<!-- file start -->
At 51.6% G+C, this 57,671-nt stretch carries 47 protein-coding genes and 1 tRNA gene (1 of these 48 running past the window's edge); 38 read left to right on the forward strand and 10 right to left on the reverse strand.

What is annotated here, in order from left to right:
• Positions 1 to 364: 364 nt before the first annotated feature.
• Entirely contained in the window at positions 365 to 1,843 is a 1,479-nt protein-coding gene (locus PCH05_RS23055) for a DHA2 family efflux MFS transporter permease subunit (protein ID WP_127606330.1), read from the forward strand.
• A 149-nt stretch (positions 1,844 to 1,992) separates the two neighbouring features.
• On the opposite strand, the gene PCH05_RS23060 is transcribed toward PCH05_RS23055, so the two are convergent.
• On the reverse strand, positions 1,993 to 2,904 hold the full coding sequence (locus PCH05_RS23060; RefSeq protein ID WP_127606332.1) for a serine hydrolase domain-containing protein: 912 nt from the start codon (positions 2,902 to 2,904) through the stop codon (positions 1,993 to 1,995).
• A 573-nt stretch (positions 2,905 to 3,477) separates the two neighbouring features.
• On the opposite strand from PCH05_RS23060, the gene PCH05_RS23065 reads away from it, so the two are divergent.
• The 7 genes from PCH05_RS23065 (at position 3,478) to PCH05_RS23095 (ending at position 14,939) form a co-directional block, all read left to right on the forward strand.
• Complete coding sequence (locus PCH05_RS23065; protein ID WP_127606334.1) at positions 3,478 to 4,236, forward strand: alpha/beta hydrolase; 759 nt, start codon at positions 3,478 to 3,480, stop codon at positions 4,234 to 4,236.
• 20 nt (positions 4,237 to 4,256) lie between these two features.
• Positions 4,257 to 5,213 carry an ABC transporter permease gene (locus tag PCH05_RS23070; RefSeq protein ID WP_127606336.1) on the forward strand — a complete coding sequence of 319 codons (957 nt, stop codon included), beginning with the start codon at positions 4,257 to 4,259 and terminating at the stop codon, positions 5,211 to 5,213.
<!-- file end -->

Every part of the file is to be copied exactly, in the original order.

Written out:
At 51.6% G+C, this 57,671-nt stretch carries 47 protein-coding genes and 1 tRNA gene (1 of these 48 running past the window's edge); 38 read left to right on the forward strand and 10 right to left on the reverse strand.

What is annotated here, in order from left to right:
• Positions 1 to 364: 364 nt before the first annotated feature.
• Entirely contained in the window at positions 365 to 1,843 is a 1,479-nt protein-coding gene (locus PCH05_RS23055) for a DHA2 family efflux MFS transporter permease subunit (protein ID WP_127606330.1), read from the forward strand.
• A 149-nt stretch (positions 1,844 to 1,992) separates the two neighbouring features.
• On the opposite strand, the gene PCH05_RS23060 is transcribed toward PCH05_RS23055, so the two are convergent.
• On the reverse strand, positions 1,993 to 2,904 hold the full coding sequence (locus PCH05_RS23060; RefSeq protein ID WP_127606332.1) for a serine hydrolase domain-containing protein: 912 nt from the start codon (positions 2,902 to 2,904) through the stop codon (positions 1,993 to 1,995).
• A 573-nt stretch (positions 2,905 to 3,477) separates the two neighbouring features.
• On the opposite strand from PCH05_RS23060, the gene PCH05_RS23065 reads away from it, so the two are divergent.
• The 7 genes from PCH05_RS23065 (at position 3,478) to PCH05_RS23095 (ending at position 14,939) form a co-directional block, all read left to right on the forward strand.
• Complete coding sequence (locus PCH05_RS23065; protein ID WP_127606334.1) at positions 3,478 to 4,236, forward strand: alpha/beta hydrolase; 759 nt, start codon at positions 3,478 to 3,480, stop codon at positions 4,234 to 4,236.
• 20 nt (positions 4,237 to 4,256) lie between these two features.
• Positions 4,257 to 5,213 carry an ABC transporter permease gene (locus tag PCH05_RS23070; RefSeq protein ID WP_127606336.1) on the forward strand — a complete coding sequence of 319 codons (957 nt, stop codon included), beginning with the start codon at positions 4,257 to 4,259 and terminating at the stop codon, positions 5,211 to 5,213.